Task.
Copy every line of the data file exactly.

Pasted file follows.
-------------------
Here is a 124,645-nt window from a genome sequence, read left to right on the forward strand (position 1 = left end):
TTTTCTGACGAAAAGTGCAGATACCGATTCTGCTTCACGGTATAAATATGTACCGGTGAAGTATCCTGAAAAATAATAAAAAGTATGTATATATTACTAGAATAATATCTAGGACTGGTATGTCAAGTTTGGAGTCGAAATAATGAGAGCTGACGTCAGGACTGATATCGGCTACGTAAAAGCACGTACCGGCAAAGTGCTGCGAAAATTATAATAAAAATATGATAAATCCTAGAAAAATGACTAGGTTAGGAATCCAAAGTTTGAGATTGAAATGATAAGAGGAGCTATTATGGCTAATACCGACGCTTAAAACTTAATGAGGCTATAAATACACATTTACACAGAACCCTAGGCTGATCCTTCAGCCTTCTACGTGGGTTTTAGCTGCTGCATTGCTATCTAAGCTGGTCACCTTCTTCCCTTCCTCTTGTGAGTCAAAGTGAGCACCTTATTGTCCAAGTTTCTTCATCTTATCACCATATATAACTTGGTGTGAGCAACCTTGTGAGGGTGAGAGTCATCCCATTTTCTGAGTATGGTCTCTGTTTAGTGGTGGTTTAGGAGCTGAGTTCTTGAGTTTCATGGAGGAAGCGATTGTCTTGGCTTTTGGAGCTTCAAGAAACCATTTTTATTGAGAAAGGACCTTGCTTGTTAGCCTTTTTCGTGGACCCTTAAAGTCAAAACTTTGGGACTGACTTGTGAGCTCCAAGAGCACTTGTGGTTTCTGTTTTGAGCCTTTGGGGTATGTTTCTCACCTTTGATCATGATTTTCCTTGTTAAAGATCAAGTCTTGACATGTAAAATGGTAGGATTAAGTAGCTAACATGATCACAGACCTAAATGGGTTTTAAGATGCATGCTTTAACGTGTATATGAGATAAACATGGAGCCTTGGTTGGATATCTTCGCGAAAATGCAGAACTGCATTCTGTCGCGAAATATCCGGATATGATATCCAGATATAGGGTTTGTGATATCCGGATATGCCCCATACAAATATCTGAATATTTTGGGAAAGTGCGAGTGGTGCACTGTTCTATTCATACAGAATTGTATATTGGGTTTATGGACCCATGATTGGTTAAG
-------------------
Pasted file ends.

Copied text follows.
Here is a 124,645-nt window from a genome sequence, read left to right on the forward strand (position 1 = left end):
TTTTCTGACGAAAAGTGCAGATACCGATTCTGCTTCACGGTATAAATATGTACCGGTGAAGTATCCTGAAAAATAATAAAAAGTATGTATATATTACTAGAATAATATCTAGGACTGGTATGTCAAGTTTGGAGTCGAAATAATGAGAGCTGACGTCAGGACTGATATCGGCTACGTAAAAGCACGTACCGGCAAAGTGCTGCGAAAATTATAATAAAAATATGATAAATCCTAGAAAAATGACTAGGTTAGGAATCCAAAGTTTGAGATTGAAATGATAAGAGGAGCTATTATGGCTAATACCGACGCTTAAAACTTAATGAGGCTATAAATACACATTTACACAGAACCCTAGGCTGATCCTTCAGCCTTCTACGTGGGTTTTAGCTGCTGCATTGCTATCTAAGCTGGTCACCTTCTTCCCTTCCTCTTGTGAGTCAAAGTGAGCACCTTATTGTCCAAGTTTCTTCATCTTATCACCATATATAACTTGGTGTGAGCAACCTTGTGAGGGTGAGAGTCATCCCATTTTCTGAGTATGGTCTCTGTTTAGTGGTGGTTTAGGAGCTGAGTTCTTGAGTTTCATGGAGGAAGCGATTGTCTTGGCTTTTGGAGCTTCAAGAAACCATTTTTATTGAGAAAGGACCTTGCTTGTTAGCCTTTTTCGTGGACCCTTAAAGTCAAAACTTTGGGACTGACTTGTGAGCTCCAAGAGCACTTGTGGTTTCTGTTTTGAGCCTTTGGGGTATGTTTCTCACCTTTGATCATGATTTTCCTTGTTAAAGATCAAGTCTTGACATGTAAAATGGTAGGATTAAGTAGCTAACATGATCACAGACCTAAATGGGTTTTAAGATGCATGCTTTAACGTGTATATGAGATAAACATGGAGCCTTGGTTGGATATCTTCGCGAAAATGCAGAACTGCATTCTGTCGCGAAATATCCGGATATGATATCCAGATATAGGGTTTGTGATATCCGGATATGCCCCATACAAATATCTGAATATTTTGGGAAAGTGCGAGTGGTGCACTGTTCTATTCATACAGAATTGTATATTGGGTTTATGGACCCATGATTGGTTAAG